Social Science Computer Review. May 14, 2014

    This article investigates item nonresponse in open-ended survey questions because such item nonresponse is much higher than in closed questions. The difference is a result of the higher cognitive burden placed on the respondent. To study item nonresponse, we manipulate different questionnaire design characteristics, such as the size of the answer box and the inclusion of motivation texts, as well as respondent-specific characteristics, in a randomized web experiment using a student sample. The results show that a motivation text increases the frequency of responses to open-ended questions for both small and large answer boxes. However, large answer boxes earn higher item nonresponse than small answer boxes regardless of the usage of a motivation text. In addition, gender and the respondent’s field of study affected the answering of open-ended questions; being a woman or studying social sciences increased the frequency of a response. As the major finding and in contrast to previous findings, our results indicate that particularly large answer boxes should be avoided, because they reduce respondents’ willingness to respond.

    May 14, 2014   doi: 10.1177/0894439314528091   open full text
  • What are the Links in a Web Survey Among Response Time, Quality, and Auto-Evaluation of the Efforts Done?
    Revilla, M., Ochoa, C.
    Social Science Computer Review. May 14, 2014

    Evaluating the quality of the data is a key preoccupation for researchers to be confident in their results. When web surveys are used, it seems even more crucial since the researchers have less control on the data collection process. However, they also have the possibility to collect some paradata that may help evaluating the quality. Using this paradata, it was noticed that some respondents of web panels are spending much less time than expected to complete the surveys. This creates worries about the quality of the data obtained. Nevertheless, not much is known about the link between response times (RTs) and quality. Therefore, the goal of this study is to look at the link between the RTs of respondents in an online survey and other more usual indicators of quality used in the literature: properly following an instructional manipulation check, coherence and precision of answers, absence of straight-lining, and so on. Besides, we are also interested in the link of RT and the quality indicators with respondents’ auto-evaluation of the efforts they did to answer the survey. Using a structural equation modeling approach that allows separating the structural and the measurement models and controlling for potential spurious effects, we find a significant relationship between RT and quality in the three countries studied. We also find a significant, but lower, relationship between RT and auto-evaluation. However, we did not find a significant link between auto-evaluation and quality.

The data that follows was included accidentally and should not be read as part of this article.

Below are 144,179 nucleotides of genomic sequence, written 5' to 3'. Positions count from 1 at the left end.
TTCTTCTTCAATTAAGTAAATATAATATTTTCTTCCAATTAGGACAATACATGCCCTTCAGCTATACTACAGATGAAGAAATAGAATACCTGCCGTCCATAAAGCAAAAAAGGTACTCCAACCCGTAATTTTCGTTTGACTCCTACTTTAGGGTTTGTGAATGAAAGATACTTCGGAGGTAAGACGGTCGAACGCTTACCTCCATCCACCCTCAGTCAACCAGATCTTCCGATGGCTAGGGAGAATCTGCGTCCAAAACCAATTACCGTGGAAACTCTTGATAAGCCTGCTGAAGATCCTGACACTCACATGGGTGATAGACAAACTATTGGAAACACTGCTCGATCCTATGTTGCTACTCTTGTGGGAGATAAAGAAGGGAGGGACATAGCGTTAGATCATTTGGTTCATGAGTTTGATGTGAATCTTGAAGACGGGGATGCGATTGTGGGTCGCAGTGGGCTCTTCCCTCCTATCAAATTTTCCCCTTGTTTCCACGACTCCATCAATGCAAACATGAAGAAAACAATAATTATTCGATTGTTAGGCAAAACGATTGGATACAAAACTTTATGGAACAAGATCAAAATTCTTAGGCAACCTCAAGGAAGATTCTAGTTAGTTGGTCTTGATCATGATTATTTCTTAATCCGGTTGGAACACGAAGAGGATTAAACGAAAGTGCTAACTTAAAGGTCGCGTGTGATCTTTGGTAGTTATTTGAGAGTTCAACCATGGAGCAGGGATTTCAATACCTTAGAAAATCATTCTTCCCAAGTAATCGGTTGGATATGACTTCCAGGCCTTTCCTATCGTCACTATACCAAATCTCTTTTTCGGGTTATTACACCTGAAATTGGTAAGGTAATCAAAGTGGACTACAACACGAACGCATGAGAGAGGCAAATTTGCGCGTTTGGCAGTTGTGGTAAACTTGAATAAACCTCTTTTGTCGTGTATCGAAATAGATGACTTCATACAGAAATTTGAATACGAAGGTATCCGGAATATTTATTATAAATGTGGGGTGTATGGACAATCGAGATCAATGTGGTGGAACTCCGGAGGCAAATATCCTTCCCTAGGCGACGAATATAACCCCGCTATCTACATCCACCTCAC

May 14, 2014   doi: 10.1177/0894439314531214   open full text
  • Impact of Homophily on Diffusion Dynamics Over Social Networks.
    Yavaş, M., Yucel, G.
    Social Science Computer Review. April 08, 2014

    The purpose of this study is to analyze the impact of homophily on diffusion over social networks. An agent-based simulation model is developed to serve as the experimental ground for this analysis. Diffusion dynamics of a nonsticky innovation is investigated by varying homophily levels in the social network depicted in the model as the primary control variable. First of all, the results show that homophily is self-reinforcing. Second, starting from a nonhomophilous network, early increases in the level of homophily have a positive effect on the extent of diffusion, whereas further increases have a negative impact. Finally, several local minima and maxima are observed in the relation between the homophily level and the extent of diffusion. Our analysis focuses on node properties such as connectedness and average degrees in order to explain the observed regular relationship between homophily and diffusion. We argue that (i) homophily increases the connectedness of different status groups separately and (ii) increasing levels of homophily decreases the marginal importance of a single homophilous tie by increasing the sources of valuable information. Future research involves investigating the coevolution of social behavior and networks by allowing the adopted innovation to lead to value homophily, exploration of different diffusion initiation types, and different adoption heuristics.